Harbor Hot Tubs Pairs Well With East End Living

That old wives’ tale about eating and swimming doesn’t apply when “swimming” really means soaking in a hot tub.

Ian Fyffe believes that the key to a happy life is all in the water.

Ian Fyffe wants to raise your personal happiness quotient.

Food, for many of us, may be the ultimate hedonistic dip, but Mr.

Fyffe, owner and operator of the Hamptons-based Harbor Hot Tubs and Sparkling Pools, believes that the key to a happy life is all in the water.

“I started the company [Sparkling Pools] in 1981,” he said, “after working cleaning pools while I was going to school at Wharton, getting an accounting degree.” The summer work parlayed itself into a lifelong career; he opened his business between his junior and senior years of college. Since the company’s inception—although Sparkling Pools opened in 1981, Harbor Hot Tubs was close behind, opening two years later—Ian Fyffe has been building pools and installing hot tubs for the grateful denizens of Eastern Long Island. Three years ago, he added to his oeuvre a retail location in Southampton, where shoppers can come to see his integrative work.

“One of the reasons I went back into the retail arena was that I wanted to share things that made me happy in my life: hot water therapy, saunas, hot tubs, cool pool construction, beautiful backyards… all of those things that we worked on from the outside in,” he said. Mr. Fyffe expanded his retail space to include what he considers “metaphysical tools”: prayer flags, sage, essential oils, and crystals, to name a few. He believes wholly in the relationship between environment and mentality. “If we can’t help you from the outside in, we can help you from the inside out,” he added.

In short, Fyffe’s businesses are about making people—and himself—happy. “I spent a month in India in an ashram … I find myself drawn to ancient cultures. Water carries information. I like dealing with water, both as a medium for art, but also as a livelihood. I like building beautiful things. I love water on all levels,” he said. His pools and hot tubs, then, are part of an integrative experience; he marries landscape with design, shying away from what he considers “cookie-cutter pools.” Even the aesthetically displeasing above ground hot tubs get a new vision at Harbor Hot Tubs, where installations are blended into the environment, using wood, masonry, and other building materials.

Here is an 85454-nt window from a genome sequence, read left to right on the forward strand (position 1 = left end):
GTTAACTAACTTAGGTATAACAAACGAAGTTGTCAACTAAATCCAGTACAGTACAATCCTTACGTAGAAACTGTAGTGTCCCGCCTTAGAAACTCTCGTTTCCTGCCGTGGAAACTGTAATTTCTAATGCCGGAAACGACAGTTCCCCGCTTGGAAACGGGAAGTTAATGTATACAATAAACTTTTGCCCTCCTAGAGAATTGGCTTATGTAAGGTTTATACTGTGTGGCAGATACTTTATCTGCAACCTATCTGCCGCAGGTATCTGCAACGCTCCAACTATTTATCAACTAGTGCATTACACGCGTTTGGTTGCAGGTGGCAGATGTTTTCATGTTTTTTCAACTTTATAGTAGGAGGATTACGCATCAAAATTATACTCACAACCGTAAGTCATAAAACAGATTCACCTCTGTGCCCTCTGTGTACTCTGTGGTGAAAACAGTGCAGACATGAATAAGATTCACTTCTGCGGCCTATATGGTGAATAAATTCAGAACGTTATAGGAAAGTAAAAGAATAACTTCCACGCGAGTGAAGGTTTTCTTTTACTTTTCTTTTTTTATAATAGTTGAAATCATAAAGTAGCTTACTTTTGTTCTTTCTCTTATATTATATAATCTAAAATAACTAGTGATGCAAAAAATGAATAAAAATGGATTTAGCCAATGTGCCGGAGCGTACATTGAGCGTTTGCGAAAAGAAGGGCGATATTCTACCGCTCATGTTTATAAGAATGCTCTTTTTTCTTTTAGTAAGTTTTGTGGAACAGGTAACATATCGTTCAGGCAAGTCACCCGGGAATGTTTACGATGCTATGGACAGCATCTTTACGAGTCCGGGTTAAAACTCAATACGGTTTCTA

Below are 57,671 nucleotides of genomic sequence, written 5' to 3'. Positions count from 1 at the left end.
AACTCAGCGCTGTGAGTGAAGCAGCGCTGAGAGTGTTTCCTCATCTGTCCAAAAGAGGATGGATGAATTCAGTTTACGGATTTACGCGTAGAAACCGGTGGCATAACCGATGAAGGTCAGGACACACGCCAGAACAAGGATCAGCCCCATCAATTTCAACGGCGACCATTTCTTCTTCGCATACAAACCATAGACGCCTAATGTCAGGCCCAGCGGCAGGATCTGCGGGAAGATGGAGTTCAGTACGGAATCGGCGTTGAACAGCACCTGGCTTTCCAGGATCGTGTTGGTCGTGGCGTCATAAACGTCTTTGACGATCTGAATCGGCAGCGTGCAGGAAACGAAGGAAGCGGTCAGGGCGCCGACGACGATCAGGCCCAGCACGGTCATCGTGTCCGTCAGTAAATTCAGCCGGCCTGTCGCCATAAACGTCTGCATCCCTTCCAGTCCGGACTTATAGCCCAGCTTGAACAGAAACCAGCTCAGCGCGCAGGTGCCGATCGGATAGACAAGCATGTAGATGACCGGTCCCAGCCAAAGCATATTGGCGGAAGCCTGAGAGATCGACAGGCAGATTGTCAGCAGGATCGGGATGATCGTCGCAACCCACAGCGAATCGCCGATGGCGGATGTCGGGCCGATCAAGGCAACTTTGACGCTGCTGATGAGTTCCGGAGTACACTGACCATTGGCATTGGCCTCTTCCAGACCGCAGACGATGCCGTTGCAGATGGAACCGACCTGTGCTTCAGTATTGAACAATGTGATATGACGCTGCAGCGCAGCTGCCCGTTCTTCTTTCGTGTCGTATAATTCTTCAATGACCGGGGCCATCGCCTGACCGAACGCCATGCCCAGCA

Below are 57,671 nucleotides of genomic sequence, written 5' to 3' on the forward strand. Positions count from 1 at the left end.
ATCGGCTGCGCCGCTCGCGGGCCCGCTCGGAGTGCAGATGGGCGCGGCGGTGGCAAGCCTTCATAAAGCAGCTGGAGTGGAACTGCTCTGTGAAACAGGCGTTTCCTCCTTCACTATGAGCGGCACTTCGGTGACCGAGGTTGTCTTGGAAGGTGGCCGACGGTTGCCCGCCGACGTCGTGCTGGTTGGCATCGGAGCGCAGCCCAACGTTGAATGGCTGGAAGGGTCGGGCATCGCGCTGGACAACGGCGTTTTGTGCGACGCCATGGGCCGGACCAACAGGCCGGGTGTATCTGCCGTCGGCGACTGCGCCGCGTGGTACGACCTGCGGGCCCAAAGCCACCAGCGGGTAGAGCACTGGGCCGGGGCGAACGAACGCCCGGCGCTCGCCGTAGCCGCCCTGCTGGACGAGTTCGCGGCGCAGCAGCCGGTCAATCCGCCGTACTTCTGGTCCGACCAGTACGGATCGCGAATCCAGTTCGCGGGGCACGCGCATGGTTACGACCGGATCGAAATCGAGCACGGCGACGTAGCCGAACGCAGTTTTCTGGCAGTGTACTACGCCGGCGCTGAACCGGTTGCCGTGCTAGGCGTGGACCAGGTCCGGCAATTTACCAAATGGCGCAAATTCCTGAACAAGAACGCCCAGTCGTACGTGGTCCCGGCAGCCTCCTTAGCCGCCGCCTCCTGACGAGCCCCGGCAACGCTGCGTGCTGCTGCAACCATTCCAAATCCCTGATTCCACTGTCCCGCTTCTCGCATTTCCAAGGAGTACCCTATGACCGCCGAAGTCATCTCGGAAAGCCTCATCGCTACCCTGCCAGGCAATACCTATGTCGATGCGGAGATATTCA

Like any respectable dining experience, home design is an art. Sparkling Pools and Harbor Hot Tubs constructs both gunite and concrete-walled vinyl pools with this ethos in mind. Showcasing his eye for design, Mr. Fyffe presents prospective clients with a three-dimensional take on their backyard, offering them the tools to help envision the final product. Further, the companies use a multi-fold approach to pool construction and hot tub installation, employing color theory and architecture. “We look at it as way more than putting a hole in the ground and putting water in it,” Mr. Fyffe said. “If it’s really cool, we want to do it.”

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Hannah Selinger

Hannah Selinger is a freelance food and wine writer and sommelier living in East Hampton. Her work has appeared in the such publications as the New York Times, the Washington Post, and RawStory.com. She is the wine columnist for the Southampton Press.